Corset Newsletter

Anatomy of a Corset


Differences Between Corset, Bustier, Girdles, and Bodices:

Corsets:

Real corsets are designed as an undergarment or shapewear garment (that can be worn over clothing) that reduces a person’s waist measurement by several inches and creates a specific desired shape or figure in the waist, hip and bust areas.  Historically, this was achieved using whale bone, but in modern corsets it is achieved with steel boning, at least two to three layers of fabric, waist tape and a heavy duty busk closure.  Real corsets tend to be a bit more expensive since they take time to properly fabricate and always have lacing in the back to close the piece.  You will not find any plastic boning in a corset and a zipper closure is simply not strong enough to use in a real corset.  An authentic high-quality corset is an investment, as it will give you a lifetime of wear if properly cared for. 

There are many garments that are called corsets on the market, but are not constructed in a way to actually facilitate real waist reduction or shaping.  They merely look like corsets and are made with inferior materials such as plastic boning, zipper closures and one thin layer of stretchy fabric.  These materials provide almost no support or real figure enhancement.  These “fashion corsets" may be fairly inexpensive since they require little expertise to construct and are not expected to last a great amount of time.  That being said, real corsets and fashion corsets cannot simply be differentiated based on price alone.  Some stores sell fashion corsets at prices comparable to real corsets, so it is crucial to always check the constructin of the piece and ask questions.

Corset Tops:

Most corset tops do not actually have steel boning in them and just have the look of a corset incorporated in to the look of a blouse or piece of clothing.  In many corset tops you will see lacing details either on the front or back like a corset, but these features are generally decorative.  These will not provide much in the way of shaping or waist reduction.  

For some companies and manufactures, a corset top refers to a corset (either real or fashion) that covers the bust.  On our site you will see these referred to as Overbust Corsets.  Whether the corset top will provide shaping or waist reduction really depends on the construction of the corset top.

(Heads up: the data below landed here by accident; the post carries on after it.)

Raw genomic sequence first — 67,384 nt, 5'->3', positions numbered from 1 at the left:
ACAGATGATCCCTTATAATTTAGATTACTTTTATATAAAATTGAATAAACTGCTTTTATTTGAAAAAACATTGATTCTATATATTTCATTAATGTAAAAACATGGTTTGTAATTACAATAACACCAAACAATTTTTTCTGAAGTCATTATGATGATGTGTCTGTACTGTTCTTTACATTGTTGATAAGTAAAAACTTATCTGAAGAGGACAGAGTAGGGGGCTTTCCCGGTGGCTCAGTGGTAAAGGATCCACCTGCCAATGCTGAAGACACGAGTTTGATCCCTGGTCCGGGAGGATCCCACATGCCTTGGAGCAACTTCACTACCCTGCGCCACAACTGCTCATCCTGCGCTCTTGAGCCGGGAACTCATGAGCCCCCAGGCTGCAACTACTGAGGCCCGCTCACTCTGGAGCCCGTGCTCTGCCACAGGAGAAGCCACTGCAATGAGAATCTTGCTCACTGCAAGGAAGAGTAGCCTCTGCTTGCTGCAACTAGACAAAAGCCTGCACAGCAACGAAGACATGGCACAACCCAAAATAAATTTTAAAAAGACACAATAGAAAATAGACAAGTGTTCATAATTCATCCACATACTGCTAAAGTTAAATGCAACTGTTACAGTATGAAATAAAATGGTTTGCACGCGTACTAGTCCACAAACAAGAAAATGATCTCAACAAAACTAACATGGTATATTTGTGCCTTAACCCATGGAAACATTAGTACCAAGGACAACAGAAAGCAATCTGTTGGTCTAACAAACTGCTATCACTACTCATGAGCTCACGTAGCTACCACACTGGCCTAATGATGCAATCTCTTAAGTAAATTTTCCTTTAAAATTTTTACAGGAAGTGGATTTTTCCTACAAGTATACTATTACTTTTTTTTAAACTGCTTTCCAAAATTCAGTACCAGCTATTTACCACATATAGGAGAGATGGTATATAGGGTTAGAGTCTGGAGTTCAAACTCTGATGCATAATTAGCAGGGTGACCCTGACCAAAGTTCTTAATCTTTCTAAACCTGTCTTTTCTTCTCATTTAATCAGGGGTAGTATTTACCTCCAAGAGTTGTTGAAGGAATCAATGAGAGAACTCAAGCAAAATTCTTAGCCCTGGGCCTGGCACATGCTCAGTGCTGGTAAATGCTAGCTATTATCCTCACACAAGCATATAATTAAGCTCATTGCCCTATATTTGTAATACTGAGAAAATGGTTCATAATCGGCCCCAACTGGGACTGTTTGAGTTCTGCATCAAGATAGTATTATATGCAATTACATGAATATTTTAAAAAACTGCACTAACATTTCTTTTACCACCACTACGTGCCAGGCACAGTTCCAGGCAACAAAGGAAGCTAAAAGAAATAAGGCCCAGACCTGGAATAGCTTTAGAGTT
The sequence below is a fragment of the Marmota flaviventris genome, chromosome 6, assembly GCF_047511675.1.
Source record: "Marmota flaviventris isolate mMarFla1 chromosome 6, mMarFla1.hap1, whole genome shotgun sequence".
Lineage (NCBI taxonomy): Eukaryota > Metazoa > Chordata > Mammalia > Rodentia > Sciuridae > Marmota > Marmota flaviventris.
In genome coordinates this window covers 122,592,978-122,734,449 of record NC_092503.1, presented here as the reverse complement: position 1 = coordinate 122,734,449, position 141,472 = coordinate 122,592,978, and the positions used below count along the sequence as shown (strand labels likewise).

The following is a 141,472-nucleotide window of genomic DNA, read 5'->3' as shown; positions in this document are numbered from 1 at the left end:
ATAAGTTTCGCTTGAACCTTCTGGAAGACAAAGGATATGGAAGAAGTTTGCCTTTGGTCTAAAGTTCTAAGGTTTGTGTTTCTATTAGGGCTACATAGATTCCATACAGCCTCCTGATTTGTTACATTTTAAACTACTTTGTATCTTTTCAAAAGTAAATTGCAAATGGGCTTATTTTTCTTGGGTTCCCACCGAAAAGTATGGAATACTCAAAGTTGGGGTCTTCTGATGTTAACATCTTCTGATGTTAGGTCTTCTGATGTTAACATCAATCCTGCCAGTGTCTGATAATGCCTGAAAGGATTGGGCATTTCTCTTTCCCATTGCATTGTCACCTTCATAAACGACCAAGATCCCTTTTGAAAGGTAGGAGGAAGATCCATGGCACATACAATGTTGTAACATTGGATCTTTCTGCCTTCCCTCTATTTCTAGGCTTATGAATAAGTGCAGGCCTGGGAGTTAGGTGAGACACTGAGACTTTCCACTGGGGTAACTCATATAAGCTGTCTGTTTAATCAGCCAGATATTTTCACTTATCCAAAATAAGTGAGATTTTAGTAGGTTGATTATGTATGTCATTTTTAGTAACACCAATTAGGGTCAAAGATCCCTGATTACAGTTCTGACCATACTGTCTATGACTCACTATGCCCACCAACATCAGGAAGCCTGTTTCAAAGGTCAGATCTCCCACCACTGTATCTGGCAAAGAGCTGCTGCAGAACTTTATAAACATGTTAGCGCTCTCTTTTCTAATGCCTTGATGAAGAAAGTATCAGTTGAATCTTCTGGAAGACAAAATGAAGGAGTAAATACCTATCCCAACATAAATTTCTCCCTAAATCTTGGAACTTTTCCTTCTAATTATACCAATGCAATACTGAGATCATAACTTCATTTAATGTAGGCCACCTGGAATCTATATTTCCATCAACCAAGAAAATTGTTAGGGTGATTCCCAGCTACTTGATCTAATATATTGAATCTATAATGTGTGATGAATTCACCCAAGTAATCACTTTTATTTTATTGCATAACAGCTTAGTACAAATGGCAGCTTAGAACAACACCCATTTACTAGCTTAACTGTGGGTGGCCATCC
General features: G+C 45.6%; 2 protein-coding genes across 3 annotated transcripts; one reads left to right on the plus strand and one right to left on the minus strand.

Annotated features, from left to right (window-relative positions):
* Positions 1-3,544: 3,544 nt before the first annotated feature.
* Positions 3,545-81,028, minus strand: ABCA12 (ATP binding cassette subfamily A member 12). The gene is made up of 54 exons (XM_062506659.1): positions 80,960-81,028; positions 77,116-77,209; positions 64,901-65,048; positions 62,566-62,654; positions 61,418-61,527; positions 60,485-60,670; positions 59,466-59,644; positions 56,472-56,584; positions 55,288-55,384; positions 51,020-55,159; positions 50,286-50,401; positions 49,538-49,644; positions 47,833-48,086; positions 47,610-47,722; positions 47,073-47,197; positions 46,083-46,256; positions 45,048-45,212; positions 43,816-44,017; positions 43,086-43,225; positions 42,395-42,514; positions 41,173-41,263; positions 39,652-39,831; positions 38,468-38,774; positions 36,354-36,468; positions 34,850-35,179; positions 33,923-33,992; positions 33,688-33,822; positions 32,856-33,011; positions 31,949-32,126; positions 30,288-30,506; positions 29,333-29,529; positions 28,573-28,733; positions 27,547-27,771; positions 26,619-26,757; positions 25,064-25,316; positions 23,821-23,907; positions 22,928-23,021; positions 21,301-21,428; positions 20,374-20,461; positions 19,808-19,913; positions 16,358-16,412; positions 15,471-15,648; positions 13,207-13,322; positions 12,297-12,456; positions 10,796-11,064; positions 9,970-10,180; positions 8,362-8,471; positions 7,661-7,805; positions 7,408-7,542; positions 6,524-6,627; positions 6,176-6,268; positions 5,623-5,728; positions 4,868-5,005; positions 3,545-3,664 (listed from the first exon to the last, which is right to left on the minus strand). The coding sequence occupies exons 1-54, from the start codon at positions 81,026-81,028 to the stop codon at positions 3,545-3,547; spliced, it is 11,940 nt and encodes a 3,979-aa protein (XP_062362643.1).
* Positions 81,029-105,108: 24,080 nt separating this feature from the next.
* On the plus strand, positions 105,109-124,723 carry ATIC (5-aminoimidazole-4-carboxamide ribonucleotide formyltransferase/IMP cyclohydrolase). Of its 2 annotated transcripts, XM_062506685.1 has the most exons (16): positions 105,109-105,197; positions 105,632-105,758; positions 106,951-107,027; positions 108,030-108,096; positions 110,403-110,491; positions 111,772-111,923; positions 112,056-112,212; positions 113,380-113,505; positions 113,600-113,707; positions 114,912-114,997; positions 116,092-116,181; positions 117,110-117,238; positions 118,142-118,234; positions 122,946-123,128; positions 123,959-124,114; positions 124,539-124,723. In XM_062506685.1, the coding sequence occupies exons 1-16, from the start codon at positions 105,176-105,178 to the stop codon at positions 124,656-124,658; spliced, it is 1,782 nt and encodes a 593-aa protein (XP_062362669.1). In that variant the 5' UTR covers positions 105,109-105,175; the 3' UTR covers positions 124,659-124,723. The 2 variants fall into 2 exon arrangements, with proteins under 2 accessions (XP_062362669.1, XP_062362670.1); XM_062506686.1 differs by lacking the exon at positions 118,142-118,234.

Corsets Dresses:

The definition of a corset dress is a bit more ambiguous.  Generally a corset dress refers either to a formal gown or dress that has corset lacing in the back as the method of closing the dress.  This is found as a common feature on many of today’s wedding dresses and bridesmaid attire. 

Corset dress is sometimes loosely used to refer to a corset that has a matching skirt, giving the look of a dress or complete outfit but is actually made of two individual pieces.

Lastly, there are also some corset manufacturers that have made long corsets that cover the legs that do have boning that run through the entire length of the piece and these are also referred to as corset dresses. 

Bustiers:

Bustiers can be configured as an undergarment piece that you would generally find sold along with other forms of lingerie, that are intended to be worn under clothing as shapewear.  They are usually strapless, have underwire support similar to a bra, and come down to the waistline. 

Bustier can also refer to more of a top or clothing item that you would wear alone or under another top.  They will usually include some boning, but generally plastic boning is used in the construction of both the shapewear and clothing versions of bustiers.   The clothing versions tend to have built in bust support (like a shelf bra) so that the top can be worn without a bra and are usually strapless as well.  They can provide some shaping if they are snug enough, but will not cinch in the waist like a corset and do not provide waist reduction.  They are sometimes made from more stretchy fabrics for a snug fit or can be more structured, just depending on the style of the piece.

Girdles:

Girdles are a shapewear or lingerie item that focus on providing shaping along the waist and lower torso.  Generally these are constructed from a stretchy, lycra-type of fabric.  Some have plastic boning in them, but most are just meant to smooth out and shape the figure.  Again, a girdle cannot be used for waist reduction and will not actually cinch in your waist.  They are worn exclusively under clothing as a support and shapewear garment.

Bodice:

A bodice is a clothing item that is worn exclusively as a top and is not intended to be worn as shapewear under clothing.  They can include boning, either steel or plastic to provide some shaping, but generaly focus on the upper torso and bust areas.  They generally do not cover the hips and will not cinch in the waist.  While bodices almost always have lacing similar to a corset, they are intended to be used as fashion pieces to accent an outfit.

Compression Garment:

This is a general term that can be used for under garments of many different configurations.  They can focus on the waist similar to a girdle or can act more as stockings and focus on the legs.  They are made to target many different areas of the body depending on the requirements of the wearer.  They are used quite frequently after surgery, after a pregnancy or as a treatment for an injury or chronic condition to prevent swelling and infection.  They do smooth out and compress the target area, however are not intended to be used for waist reduction, or really even shapewear.  They tend to be used specifically for medical purposes, so be sure to consult with a physician prior to use for a medical issue.